Professional level information — Professional level articles are designed to keep doctors and other health professionals up-to-date on the latest medical findings. These articles are thorough, long, and complex, and they contain multiple references to the research on which they are based. Professional level articles are best for people who are comfortable with a lot of medical terminology and who want to read the same materials their doctors are reading.

Clinical manifestations and diagnosis of polymyalgia rheumatica
Clinical manifestations of giant cell (temporal) arteritis
Diagnosis of giant cell (temporal) arteritis
Treatment of giant cell (temporal) arteritis
Treatment of polymyalgia rheumatica
Management and outcome of thoracic aortic aneurysm

The following organizations also provide reliable health information.

National Library of Medicine

National Institute of Arthritis and Musculoskeletal and Skin Disease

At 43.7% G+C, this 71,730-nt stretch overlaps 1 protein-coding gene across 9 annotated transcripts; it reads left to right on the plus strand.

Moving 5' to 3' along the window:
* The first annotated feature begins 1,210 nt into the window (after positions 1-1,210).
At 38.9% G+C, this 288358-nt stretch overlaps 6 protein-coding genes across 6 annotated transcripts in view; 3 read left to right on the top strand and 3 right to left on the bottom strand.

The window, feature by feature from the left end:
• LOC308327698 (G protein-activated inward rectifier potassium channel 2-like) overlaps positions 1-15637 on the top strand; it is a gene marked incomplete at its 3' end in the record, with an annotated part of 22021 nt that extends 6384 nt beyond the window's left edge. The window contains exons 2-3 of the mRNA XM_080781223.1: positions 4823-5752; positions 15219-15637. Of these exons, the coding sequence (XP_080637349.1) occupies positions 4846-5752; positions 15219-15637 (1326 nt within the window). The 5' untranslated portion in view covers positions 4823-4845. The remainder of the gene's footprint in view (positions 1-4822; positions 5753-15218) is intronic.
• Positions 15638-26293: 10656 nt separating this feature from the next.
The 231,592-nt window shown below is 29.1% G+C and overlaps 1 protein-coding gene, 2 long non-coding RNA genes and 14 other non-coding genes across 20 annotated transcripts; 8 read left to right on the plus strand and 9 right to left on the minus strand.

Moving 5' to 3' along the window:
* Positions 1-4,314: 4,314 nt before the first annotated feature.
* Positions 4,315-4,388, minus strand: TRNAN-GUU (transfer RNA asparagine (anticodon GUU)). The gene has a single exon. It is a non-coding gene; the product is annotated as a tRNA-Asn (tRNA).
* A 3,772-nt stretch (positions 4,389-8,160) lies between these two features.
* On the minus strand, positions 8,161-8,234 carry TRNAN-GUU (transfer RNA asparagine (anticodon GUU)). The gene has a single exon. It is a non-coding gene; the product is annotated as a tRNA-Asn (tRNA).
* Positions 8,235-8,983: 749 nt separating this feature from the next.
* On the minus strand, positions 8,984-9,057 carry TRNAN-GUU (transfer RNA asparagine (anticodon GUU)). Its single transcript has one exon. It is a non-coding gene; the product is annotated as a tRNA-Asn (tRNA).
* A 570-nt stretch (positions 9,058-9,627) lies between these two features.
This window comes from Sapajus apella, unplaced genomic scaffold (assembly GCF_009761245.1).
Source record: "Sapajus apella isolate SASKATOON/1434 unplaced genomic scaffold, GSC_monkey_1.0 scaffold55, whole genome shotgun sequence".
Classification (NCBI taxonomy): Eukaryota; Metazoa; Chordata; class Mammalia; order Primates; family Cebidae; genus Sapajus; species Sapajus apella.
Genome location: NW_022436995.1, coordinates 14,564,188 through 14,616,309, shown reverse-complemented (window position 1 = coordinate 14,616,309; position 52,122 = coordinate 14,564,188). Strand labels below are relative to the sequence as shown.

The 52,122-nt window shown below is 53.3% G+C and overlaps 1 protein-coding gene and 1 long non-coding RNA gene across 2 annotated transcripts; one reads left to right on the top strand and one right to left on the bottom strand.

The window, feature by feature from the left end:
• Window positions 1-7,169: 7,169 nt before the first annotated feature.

American College of Rheumatology


Literature review current through: Aug 2015. | This topic last updated: Thu Nov 14 00:00:00 GMT 2013.
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All topics are updated as new information becomes available. Our peer review process typically takes one to six weeks depending on the issue.


Temporal arteritis
Temporal arteritis is also called giant cell arteritis. It frequently affects medium and large artery branches that originate from the neck and travel into the head. People with temporal arteritis sometimes have a raised, tender blood vessel located in the temple.
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Aneurysm of the thoracic aorta
A thoracic aortic aneurysm is a widening or dilation in the main artery that carries blood from the heart. Intact thoracic aortic aneurysms cause no health problems. However, large aneurysms can burst, or rupture, allowing excessive bleeding into the abdomen or chest. A ruptured aortic aneurysm is a medical emergency, and immediate treatment is needed.
Graphic 59752 Version 3.0